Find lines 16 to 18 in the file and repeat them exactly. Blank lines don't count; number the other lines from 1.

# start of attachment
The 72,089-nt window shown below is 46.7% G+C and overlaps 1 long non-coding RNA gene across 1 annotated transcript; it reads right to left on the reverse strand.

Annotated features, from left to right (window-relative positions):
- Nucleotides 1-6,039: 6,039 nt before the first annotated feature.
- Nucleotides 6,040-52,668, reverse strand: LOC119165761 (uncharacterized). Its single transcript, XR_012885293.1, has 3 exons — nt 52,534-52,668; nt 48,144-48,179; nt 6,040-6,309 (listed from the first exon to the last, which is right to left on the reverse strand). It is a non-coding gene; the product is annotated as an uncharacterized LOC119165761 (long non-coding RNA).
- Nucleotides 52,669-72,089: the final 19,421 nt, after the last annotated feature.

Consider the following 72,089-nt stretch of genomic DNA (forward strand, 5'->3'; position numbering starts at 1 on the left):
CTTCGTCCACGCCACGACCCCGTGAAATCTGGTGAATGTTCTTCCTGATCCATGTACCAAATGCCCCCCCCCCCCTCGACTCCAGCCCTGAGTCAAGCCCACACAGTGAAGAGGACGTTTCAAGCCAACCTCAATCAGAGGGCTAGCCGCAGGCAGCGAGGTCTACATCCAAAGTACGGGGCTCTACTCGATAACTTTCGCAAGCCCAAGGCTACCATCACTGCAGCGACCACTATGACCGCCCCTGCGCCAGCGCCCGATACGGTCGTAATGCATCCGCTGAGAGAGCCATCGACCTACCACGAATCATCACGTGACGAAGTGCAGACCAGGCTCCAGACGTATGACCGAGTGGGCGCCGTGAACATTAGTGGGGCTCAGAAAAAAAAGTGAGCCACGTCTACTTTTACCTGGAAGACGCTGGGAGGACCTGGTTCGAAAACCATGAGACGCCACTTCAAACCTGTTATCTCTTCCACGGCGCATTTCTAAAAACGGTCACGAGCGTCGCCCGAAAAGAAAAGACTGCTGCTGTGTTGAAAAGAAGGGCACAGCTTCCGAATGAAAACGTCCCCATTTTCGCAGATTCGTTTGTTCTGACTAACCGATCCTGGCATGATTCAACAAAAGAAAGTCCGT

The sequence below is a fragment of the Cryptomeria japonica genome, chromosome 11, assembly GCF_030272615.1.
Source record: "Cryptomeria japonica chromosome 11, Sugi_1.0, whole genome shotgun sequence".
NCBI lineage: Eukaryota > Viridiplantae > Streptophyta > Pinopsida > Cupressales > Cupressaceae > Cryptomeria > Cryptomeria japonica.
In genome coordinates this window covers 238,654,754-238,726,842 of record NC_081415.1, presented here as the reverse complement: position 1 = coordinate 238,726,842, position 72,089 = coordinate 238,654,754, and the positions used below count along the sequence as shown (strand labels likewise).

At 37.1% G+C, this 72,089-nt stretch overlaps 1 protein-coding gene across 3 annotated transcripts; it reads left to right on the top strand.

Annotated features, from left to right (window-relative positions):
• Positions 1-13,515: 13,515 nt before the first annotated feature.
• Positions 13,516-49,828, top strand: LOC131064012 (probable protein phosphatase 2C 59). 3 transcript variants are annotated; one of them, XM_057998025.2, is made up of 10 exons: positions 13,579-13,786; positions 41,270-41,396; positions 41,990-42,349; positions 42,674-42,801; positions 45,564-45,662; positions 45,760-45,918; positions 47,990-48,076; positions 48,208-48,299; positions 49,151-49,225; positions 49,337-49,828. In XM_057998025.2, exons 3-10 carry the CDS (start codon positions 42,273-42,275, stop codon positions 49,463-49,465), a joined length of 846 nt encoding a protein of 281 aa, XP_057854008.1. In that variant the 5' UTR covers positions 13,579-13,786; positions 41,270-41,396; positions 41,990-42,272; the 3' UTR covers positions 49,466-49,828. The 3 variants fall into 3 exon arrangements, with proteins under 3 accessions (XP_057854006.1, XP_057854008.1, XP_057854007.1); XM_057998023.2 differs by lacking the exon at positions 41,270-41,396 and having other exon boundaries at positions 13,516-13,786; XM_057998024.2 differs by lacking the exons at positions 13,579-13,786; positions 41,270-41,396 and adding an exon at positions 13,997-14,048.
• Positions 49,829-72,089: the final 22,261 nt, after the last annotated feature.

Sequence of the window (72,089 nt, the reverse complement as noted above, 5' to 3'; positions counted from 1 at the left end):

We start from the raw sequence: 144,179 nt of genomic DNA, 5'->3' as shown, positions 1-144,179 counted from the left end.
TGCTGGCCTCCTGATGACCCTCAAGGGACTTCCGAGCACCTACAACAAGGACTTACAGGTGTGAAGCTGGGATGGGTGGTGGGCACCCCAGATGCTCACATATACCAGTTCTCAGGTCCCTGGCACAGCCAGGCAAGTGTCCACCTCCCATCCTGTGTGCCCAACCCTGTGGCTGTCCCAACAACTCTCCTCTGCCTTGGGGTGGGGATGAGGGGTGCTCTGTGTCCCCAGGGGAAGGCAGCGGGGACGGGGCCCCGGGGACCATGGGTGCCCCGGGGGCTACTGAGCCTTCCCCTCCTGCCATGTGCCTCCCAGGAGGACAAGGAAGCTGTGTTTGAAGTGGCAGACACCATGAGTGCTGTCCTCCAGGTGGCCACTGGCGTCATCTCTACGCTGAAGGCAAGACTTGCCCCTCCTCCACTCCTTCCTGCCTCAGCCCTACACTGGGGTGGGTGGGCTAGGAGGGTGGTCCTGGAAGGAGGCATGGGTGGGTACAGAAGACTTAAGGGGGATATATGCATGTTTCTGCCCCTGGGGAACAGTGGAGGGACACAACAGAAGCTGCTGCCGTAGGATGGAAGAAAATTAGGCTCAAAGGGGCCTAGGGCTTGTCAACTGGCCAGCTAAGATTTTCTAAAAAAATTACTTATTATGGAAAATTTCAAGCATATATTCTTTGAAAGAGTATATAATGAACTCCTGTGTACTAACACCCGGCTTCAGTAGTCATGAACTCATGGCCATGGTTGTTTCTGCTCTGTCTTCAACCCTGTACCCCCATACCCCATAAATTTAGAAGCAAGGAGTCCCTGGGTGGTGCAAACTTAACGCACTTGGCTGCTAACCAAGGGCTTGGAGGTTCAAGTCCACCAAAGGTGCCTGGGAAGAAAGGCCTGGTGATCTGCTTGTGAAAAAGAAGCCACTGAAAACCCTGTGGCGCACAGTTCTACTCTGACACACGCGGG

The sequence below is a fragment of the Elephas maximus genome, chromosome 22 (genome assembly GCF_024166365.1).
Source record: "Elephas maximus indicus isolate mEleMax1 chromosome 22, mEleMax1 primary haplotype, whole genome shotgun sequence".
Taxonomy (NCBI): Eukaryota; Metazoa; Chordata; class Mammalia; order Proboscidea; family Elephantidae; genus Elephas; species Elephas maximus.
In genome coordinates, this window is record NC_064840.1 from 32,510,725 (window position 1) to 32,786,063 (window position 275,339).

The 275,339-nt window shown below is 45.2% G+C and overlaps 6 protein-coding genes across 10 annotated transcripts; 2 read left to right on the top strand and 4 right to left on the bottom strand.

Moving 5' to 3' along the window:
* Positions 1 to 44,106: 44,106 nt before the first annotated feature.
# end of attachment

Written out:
• Positions 49,829-72,089: the final 22,261 nt, after the last annotated feature.

Sequence of the window (72,089 nt, the reverse complement as noted above, 5' to 3'; positions counted from 1 at the left end):

We start from the raw sequence: 144,179 nt of genomic DNA, 5'->3' as shown, positions 1-144,179 counted from the left end.